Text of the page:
MTC -- the Metropolitan Transportation Commission which
approves transportation funding in the San Francisco Bay Area -- required that pedestrian and bicycle facilities be routinely considered in roadway projects,
June 28, 2006 (agenda #9, Resolution #3765). [For details, see the
Spinning Crank article (1.2 MB download) and/or download MTC's .doc file of Resolution #3765.]
Quotes of Policies and Orders of the Board of Supervisors regarding pedestrians along expressways.
New County policy request by MTS and the Silicon Valley Bicycle Coalition (SVBC):
Implementation of ACR 211 and preservation of bicycle and pedestrian facilities.
This was referred by the County Board of Supervisors (BOS) to the HLUET Committee
(on May 4. 2004, with the agreement of the HLUET Chair)
but has yet not been placed on the HLUET agenda. Also see detailed recommendation of VTA/County BPAC (Bicycle-Pedestrian Advisory Committee).
Two more victories for pedestrians and transit patrons: The Board of Supervisors ordered staff to
remove illegal "pedestrians prohibited" signs (in May, 2004), and to restore the right to use public roadways (in January, 2006)
How this dispute all started:
County highway staff refused to remove "pedestrians prohibited" signs in Sunnyvale after the City repealed the
pedestrian prohibition. (The City acted in full conformance with the County Expressway Plan that supports shoulder and path use.)
Highway staff also refused to remove "pedestrians prohibited" signs that violated State law
that protected the right of pedestrians to use public roadways.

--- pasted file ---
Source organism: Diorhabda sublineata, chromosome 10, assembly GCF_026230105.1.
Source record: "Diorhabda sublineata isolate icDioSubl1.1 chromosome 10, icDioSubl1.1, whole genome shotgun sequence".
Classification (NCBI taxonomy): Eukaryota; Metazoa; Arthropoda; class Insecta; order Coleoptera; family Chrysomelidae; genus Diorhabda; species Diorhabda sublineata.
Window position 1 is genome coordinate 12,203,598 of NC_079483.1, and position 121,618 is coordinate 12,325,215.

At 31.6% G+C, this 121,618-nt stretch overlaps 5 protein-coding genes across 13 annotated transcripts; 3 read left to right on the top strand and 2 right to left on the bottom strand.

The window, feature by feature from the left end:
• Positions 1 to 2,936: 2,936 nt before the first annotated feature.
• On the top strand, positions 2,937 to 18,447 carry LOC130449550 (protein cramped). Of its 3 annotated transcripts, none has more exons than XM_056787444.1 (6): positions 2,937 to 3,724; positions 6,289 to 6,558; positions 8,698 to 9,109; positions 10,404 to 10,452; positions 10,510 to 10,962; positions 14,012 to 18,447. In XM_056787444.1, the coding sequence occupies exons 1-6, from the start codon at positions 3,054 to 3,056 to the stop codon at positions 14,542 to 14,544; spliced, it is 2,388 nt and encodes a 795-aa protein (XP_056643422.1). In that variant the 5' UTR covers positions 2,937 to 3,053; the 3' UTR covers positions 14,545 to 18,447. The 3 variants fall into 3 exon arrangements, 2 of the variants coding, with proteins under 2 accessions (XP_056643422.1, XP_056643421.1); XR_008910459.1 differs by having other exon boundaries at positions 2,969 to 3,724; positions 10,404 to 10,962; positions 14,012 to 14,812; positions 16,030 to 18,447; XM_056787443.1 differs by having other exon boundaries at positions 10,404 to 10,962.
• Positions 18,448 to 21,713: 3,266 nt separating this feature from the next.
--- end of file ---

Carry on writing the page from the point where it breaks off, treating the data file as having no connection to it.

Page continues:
(This only effected Palo Alto because by this time MTS already forced illegal sign removals elsewhere.)
Instead of complying, highway staff embarked on a secret change to State law so they would not have to remove the signs.
Details: MTS requested the County Board of Supervisors (BOS) that staff comply with
City codes, State law and the County's own policies -- the County Expressway Plan -- which were being violated by posting illegal
"pedestrians prohibited" signs. See these violations and the stonewalling tactics
of Michael Murdter, Director of the Roads and Airports Department, and the Department's flat-out refusal to comply with law and policy.
How this dispute ended: The County Board of Supervisors (BOS) voted twice (both unanimously):
May 4, 2004: As MTS requested, the BOS gave a direct order to Michael Murdter (Director, County Roads) to remove "pedestrians prohibited" signs to
comply with repeals by Sunnyvale (specifically mentioned) and other cities, and where-ever else they were in violation of State law.
January 10, 2006: The BOS voted to seek legislation in Sacramento
to repeal all changes in State law that resulted by Michael Murdter's actions behind the backs of the
BOS, and without ever receiving their authorization,